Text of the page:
Friday, March 13, 2015

Guest Post: The Question that Plagues Author’s Like No Other: Indie or Traditional? by Cindy C. Bennett

Please welcome Cindy C. Bennett to The Authorteers! She's here today to discuss writing indie versus traditional.

The Question that Plagues Author’s Like No Other: Indie or Traditional?

With all of the changes that have occurred in publishing over the past several years, writers have moved from the hope that they’ll be published, to having to decide which path to take: traditional publishing or self-publishing.
I entered the world of self-publishing about 6 years ago after the nth rejection by an agent. I was part of a fledgling critique group (before it was cool to be part of a critique group) and one of the other authors, Jeffery Moore, suggested self-publishing. I honestly hadn’t known that was possible. So I read about it, and published my first book, Geek Girl, in June of 2010. In December of that year, I published Heart on a Chain.
At the time, I knew nothing about marketing, and so decided I should try to get a smaller publishing company to publish my books. I felt Geek Girl would be an easier sell, so I searched several small publishers that would accept a previously self-published book. In March of 2011 Cedar Fort Publishing accepted it for publication and I signed with them. However, in the 3 months between my searching and signing, I learned a great deal about marketing, and around the time I signed, my efforts paid off and Heart on a Chain suddenly began selling very well.
Because of that, I decided to continue self-publishing. I had agreed to write a fairytale retelling for Cedar Fort, and so honored that with my submission of Rapunzel Untangled. Other than those two books I continued to self-publish.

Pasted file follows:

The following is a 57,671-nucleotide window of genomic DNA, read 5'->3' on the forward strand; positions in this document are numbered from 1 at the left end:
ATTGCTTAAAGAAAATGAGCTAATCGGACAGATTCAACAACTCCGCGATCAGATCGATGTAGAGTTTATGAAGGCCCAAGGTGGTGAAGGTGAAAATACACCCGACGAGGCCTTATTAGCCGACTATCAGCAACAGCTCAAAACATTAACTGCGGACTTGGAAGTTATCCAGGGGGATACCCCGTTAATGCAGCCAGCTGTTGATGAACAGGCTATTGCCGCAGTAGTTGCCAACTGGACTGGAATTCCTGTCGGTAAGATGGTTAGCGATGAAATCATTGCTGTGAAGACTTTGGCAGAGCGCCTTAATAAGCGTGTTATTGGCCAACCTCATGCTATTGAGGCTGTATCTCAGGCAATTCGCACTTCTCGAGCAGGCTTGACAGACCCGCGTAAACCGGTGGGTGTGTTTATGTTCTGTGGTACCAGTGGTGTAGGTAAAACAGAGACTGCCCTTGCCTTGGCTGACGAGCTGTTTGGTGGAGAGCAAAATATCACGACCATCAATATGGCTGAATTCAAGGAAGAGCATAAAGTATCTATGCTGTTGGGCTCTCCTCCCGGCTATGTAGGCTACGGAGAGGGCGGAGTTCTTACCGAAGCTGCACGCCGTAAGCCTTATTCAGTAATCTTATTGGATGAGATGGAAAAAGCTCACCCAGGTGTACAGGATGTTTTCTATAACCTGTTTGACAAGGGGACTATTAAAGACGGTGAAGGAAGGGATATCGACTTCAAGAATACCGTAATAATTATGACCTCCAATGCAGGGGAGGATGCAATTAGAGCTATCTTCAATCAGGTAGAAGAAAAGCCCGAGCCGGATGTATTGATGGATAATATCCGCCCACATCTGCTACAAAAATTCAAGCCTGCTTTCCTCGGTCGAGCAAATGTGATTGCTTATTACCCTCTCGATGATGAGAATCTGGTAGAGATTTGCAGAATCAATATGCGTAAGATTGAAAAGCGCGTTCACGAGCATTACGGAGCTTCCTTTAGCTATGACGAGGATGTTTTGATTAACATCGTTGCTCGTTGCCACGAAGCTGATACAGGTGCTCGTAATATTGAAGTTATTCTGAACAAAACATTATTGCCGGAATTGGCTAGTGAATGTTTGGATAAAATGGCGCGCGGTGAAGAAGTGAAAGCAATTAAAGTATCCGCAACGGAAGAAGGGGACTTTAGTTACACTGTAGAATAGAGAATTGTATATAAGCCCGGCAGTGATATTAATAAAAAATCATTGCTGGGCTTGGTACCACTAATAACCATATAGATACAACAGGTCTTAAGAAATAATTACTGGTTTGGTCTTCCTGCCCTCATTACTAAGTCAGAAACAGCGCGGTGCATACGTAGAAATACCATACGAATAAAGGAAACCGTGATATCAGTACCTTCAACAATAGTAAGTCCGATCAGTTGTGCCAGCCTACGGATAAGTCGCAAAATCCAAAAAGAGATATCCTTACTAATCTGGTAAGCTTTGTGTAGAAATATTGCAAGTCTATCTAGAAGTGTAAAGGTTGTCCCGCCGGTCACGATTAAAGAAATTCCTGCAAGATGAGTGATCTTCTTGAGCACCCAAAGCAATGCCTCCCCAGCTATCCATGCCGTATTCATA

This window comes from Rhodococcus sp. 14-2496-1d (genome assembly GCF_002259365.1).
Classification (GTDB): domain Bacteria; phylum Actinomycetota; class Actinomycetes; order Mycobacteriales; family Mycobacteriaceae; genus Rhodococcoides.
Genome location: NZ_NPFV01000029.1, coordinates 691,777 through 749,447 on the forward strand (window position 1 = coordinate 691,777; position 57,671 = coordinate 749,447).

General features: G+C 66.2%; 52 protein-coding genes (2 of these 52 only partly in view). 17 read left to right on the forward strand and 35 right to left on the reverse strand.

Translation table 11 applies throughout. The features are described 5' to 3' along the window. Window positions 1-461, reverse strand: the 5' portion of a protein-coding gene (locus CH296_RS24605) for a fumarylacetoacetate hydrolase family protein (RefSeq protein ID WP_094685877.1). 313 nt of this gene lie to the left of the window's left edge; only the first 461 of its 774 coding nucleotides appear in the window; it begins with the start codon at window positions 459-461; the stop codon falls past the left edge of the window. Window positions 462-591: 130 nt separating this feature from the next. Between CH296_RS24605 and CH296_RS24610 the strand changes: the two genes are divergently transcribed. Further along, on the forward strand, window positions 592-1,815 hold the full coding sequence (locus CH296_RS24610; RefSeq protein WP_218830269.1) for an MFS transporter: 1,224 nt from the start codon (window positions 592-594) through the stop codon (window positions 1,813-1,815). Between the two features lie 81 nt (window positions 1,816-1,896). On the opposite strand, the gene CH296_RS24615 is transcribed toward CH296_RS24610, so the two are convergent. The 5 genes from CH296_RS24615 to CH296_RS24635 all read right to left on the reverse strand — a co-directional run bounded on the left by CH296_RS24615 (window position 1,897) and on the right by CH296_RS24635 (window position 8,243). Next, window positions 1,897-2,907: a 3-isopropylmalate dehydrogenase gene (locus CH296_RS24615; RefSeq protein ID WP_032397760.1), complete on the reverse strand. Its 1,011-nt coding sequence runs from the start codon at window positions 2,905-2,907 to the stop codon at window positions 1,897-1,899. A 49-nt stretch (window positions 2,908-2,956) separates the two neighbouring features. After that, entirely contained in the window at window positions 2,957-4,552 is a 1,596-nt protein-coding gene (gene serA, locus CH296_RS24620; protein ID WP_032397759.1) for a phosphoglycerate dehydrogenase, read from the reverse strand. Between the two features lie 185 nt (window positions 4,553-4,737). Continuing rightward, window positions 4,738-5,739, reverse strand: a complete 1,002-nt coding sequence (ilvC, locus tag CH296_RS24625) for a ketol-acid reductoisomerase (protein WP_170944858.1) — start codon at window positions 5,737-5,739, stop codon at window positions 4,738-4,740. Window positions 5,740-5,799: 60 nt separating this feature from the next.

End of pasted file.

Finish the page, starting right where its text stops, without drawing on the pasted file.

Last year, after my publication of The End of Feeling, I received an email from Skyscape Books inquiring if I’d be interested in signing the book with them. Because I was pretty firmly sold on self-publishing, I wasn’t interested. But after a few phone conversations with them, and talking to some of their authors, I decided to put my trust in them and signed it with them in August of 2014.
The reason I’m giving you this history is just so that you know where I’m coming from when I talk about the two different types of publishing. I think both have advantages and disadvantages. And, just so you know, I co-own a small publishing company with Sherry Gammon called Creative Prose Publishing. The fact that I still believe self-publishing has merit in spite of owning a publishing company hopefully shows that I’m unbiased. From my point of view, and my experiences, here are the pros and cons to each (these are short lists, and by no means cover every single pro and con, and other authors may have completely different experiences).
  • Creative control of your cover and formatting
  • Creative control of your manuscript content
  • Control of your pricing
  • Higher royalties
  • Ability to give away your books whenever you’d like at little to no cost to you
  • Ability to change anything about your book at your whim (cover, content, price, etc.)
  • You retain the rights to your book forever
  • You’ll have to pay for editing (this is one thing you cannot bypass)
  • You’ll have to pay for a cover unless you have the artistry and capability to create your own
  • You’ll have to either pay for formatting, or spend some time learning how to format on your own
  • It’s difficult to get word out about your book when you’re unknown
  • Marketing is entirely on your shoulders (and sometimes on your wallet)
  • It’s almost impossible, or at least very, very difficult to get your book into bookstores
Traditional Publishing